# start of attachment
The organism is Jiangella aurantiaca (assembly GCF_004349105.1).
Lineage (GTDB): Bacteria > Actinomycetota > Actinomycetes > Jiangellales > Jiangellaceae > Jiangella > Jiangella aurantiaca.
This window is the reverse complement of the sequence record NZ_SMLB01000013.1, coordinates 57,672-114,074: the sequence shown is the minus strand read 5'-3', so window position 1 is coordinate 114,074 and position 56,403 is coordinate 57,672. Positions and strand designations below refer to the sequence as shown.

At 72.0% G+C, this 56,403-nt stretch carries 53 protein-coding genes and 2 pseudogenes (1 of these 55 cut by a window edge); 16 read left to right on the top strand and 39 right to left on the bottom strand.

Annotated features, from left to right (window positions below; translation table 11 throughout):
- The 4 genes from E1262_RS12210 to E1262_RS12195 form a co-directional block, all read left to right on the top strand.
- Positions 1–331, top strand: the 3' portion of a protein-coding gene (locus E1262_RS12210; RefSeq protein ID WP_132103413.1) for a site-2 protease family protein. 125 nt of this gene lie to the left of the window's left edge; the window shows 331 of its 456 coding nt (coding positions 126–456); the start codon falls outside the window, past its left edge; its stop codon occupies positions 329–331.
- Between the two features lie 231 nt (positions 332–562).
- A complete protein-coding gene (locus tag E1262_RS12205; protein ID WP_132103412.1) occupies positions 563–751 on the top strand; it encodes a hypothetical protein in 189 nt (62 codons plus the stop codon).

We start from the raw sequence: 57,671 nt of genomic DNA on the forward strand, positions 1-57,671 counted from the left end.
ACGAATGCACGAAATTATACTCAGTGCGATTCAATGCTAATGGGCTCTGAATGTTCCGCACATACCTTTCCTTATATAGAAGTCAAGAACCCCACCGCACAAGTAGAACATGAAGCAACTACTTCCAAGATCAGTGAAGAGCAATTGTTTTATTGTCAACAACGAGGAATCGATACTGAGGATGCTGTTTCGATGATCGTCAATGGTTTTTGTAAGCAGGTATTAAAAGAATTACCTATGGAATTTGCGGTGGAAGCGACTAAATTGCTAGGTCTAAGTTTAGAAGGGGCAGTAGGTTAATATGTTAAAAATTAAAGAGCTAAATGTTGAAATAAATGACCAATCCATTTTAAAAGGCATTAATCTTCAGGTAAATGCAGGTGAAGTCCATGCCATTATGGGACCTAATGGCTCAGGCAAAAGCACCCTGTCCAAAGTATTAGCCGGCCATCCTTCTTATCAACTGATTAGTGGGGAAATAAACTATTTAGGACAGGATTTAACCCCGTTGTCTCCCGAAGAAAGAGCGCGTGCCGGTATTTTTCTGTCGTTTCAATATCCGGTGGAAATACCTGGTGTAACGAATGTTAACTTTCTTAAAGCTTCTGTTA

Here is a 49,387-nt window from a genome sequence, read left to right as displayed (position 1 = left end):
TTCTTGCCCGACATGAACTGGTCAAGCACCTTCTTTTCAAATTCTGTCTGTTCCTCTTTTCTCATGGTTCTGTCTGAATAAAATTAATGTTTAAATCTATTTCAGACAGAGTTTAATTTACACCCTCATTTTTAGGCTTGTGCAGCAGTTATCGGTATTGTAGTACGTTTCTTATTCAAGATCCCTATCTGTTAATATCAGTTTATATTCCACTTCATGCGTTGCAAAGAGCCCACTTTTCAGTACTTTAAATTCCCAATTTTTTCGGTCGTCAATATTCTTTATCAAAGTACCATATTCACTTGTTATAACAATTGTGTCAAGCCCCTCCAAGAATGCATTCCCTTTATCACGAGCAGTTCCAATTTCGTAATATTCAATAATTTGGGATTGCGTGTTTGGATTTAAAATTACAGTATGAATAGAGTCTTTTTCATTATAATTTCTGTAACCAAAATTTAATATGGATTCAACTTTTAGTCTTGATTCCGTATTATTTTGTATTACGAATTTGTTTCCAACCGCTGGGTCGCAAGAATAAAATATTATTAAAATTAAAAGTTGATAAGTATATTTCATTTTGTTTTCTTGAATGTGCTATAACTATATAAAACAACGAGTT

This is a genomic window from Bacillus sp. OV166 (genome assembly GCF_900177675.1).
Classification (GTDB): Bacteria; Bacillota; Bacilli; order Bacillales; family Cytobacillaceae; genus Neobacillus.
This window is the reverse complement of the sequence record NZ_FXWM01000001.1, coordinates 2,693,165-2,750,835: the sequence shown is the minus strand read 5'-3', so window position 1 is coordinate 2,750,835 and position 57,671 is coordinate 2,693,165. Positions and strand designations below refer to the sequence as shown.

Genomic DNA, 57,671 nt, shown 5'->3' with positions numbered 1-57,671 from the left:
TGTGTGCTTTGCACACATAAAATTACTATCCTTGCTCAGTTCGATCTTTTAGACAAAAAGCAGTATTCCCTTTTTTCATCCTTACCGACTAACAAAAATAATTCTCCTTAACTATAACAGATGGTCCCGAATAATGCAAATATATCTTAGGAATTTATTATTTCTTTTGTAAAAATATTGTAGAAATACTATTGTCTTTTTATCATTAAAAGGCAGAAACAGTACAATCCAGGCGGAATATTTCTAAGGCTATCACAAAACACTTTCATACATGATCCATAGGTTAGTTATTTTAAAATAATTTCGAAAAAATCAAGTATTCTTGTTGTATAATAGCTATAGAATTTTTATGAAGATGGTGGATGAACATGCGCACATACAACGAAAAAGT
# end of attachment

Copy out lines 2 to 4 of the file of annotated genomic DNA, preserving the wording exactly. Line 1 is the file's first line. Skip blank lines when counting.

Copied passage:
Lineage (GTDB): Bacteria > Actinomycetota > Actinomycetes > Jiangellales > Jiangellaceae > Jiangella > Jiangella aurantiaca.
This window is the reverse complement of the sequence record NZ_SMLB01000013.1, coordinates 57,672-114,074: the sequence shown is the minus strand read 5'-3', so window position 1 is coordinate 114,074 and position 56,403 is coordinate 57,672. Positions and strand designations below refer to the sequence as shown.

At 72.0% G+C, this 56,403-nt stretch carries 53 protein-coding genes and 2 pseudogenes (1 of these 55 cut by a window edge); 16 read left to right on the top strand and 39 right to left on the bottom strand.